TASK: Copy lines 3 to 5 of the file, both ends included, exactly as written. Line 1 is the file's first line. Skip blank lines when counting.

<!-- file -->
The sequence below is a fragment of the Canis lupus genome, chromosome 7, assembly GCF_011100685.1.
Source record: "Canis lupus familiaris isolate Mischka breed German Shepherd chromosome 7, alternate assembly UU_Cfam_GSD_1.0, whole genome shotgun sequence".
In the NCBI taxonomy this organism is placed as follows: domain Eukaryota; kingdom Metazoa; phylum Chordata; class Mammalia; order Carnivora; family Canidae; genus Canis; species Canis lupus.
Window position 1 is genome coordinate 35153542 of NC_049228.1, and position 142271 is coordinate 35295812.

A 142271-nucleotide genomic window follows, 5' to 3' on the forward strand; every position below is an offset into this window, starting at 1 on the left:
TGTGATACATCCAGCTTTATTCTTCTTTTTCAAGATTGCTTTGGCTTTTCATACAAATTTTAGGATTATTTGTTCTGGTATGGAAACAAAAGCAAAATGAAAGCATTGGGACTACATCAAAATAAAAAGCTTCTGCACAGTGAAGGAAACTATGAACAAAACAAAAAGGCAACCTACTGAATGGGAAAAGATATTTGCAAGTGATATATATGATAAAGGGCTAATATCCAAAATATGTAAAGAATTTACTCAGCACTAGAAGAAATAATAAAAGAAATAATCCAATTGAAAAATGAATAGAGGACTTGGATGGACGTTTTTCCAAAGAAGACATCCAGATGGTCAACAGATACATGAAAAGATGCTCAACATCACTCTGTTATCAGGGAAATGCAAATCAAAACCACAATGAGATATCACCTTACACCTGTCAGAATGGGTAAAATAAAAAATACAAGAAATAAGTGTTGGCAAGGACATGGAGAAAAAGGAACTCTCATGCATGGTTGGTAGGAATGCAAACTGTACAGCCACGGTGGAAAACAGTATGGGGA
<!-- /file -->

In the NCBI taxonomy this organism is placed as follows: domain Eukaryota; kingdom Metazoa; phylum Chordata; class Mammalia; order Carnivora; family Canidae; genus Canis; species Canis lupus.
Window position 1 is genome coordinate 35153542 of NC_049228.1, and position 142271 is coordinate 35295812.

A 142271-nucleotide genomic window follows, 5' to 3' on the forward strand; every position below is an offset into this window, starting at 1 on the left: